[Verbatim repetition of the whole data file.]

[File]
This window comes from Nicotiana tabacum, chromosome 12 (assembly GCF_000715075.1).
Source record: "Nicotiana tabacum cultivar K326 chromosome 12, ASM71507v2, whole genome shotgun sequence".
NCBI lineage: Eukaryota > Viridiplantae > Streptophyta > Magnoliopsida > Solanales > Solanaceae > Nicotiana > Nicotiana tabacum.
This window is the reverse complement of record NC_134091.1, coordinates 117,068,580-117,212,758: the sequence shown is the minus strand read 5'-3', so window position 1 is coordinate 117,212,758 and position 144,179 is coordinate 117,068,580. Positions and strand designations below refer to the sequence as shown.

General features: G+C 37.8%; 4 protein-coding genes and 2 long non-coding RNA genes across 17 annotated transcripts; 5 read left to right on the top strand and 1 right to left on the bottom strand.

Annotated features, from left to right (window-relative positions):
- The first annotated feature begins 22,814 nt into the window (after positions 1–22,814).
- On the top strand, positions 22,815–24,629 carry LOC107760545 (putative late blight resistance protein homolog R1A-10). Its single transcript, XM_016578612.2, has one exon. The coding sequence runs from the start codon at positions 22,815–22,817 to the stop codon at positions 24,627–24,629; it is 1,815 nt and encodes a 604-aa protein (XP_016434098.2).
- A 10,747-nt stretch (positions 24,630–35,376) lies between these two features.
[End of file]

This window comes from Nicotiana tabacum, chromosome 12 (assembly GCF_000715075.1).
Source record: "Nicotiana tabacum cultivar K326 chromosome 12, ASM71507v2, whole genome shotgun sequence".
NCBI lineage: Eukaryota > Viridiplantae > Streptophyta > Magnoliopsida > Solanales > Solanaceae > Nicotiana > Nicotiana tabacum.
This window is the reverse complement of record NC_134091.1, coordinates 117,068,580-117,212,758: the sequence shown is the minus strand read 5'-3', so window position 1 is coordinate 117,212,758 and position 144,179 is coordinate 117,068,580. Positions and strand designations below refer to the sequence as shown.

General features: G+C 37.8%; 4 protein-coding genes and 2 long non-coding RNA genes across 17 annotated transcripts; 5 read left to right on the top strand and 1 right to left on the bottom strand.

Annotated features, from left to right (window-relative positions):
- The first annotated feature begins 22,814 nt into the window (after positions 1–22,814).
- On the top strand, positions 22,815–24,629 carry LOC107760545 (putative late blight resistance protein homolog R1A-10). Its single transcript, XM_016578612.2, has one exon. The coding sequence runs from the start codon at positions 22,815–22,817 to the stop codon at positions 24,627–24,629; it is 1,815 nt and encodes a 604-aa protein (XP_016434098.2).
- A 10,747-nt stretch (positions 24,630–35,376) lies between these two features.